Spanish Authorities Accept Alberto Contador's Contaminated Meat Defense
Spanish cycling authorities have accepted Alberto Contador's defense that his positive Tour de France doping test resulted from eating contaminated meat, Contador's spokesman said Thursday.
test. German table tennis player Dimitrij Ovtcharov also used the same defense after testing positive for the drug, but WADA is appealing the German body's decision not to sanction him.
Colo tested positive for clenbuterol last April at the Tour of Mexico but secured a reduced sentence. He said the UCI has appealed to CAS over the one-year ban by the Italian Olympic Committee in October.
"CONI even wrote in their formal decision that it was very possible," Colo told the AP in a phone interview Thursday. "But they also wrote that I should have known clenbuterol was commonly found in Mexican meat and that I should have instead relied on protein mixes."
If stripped of the 2010 Tour victory, the title would go to runner-up Andy Schleck of Luxembourg. A one-year ban means Contador wouldn't have to surrender 70 percent of his salary, unlike a two-year ban.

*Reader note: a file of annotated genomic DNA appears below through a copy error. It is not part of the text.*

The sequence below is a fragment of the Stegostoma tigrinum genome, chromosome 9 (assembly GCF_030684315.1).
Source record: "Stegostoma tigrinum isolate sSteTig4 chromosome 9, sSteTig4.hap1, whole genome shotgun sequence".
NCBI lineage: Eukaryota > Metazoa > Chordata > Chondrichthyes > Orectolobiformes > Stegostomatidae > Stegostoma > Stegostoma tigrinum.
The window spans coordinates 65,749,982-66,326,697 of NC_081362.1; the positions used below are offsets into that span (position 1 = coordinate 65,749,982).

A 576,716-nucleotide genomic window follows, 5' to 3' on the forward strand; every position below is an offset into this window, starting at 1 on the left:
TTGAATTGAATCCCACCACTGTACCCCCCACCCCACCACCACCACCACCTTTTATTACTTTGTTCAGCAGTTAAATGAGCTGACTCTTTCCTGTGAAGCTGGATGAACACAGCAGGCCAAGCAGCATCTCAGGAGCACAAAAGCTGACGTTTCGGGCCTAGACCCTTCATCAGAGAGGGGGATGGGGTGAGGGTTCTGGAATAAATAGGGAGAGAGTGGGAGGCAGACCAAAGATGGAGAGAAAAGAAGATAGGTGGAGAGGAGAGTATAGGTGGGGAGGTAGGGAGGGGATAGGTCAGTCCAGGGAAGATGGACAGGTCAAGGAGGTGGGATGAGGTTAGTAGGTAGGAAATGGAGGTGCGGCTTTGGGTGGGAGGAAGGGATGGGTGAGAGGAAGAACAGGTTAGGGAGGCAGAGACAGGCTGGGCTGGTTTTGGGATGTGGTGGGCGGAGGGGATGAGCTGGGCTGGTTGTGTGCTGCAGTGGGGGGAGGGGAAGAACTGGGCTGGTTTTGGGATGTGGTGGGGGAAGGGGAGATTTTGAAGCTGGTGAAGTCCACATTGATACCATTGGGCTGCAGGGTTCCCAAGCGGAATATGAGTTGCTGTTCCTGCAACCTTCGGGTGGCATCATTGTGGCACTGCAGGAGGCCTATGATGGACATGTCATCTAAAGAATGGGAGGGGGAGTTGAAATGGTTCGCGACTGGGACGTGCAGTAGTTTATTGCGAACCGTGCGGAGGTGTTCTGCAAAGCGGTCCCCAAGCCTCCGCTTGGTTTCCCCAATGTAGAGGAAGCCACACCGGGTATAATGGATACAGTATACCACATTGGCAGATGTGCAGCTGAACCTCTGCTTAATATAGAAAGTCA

Contador would not only miss next year's Tour if the ban is upheld, he would miss out on participating in the Spanish Vuelta by only three days because the one-year ban would end on Aug. 23. The ban would be retroactive to Aug. 24 of last year - the day he was informed of the positive control.
Contador also won Tour titles in 2007 and 2009. He was forced to sit out the Tour in 2006 and 2008 after his teams were implicated in doping cases. The 28-year-old Spaniard is only the fifth cyclist to win Tour, Giro d'Italia and Vuelta titles in a career.
"The team has backed me a lot. You've got to think of it that way," Contador said of his Saxo Bank team. "Things are going well and I'm lucky to be here. I've never had such good preparation as I've had this year.
"Over the three days here, I've trained incredibly well. Whatever improvements we make are very important. Races are decided by a matter of seconds."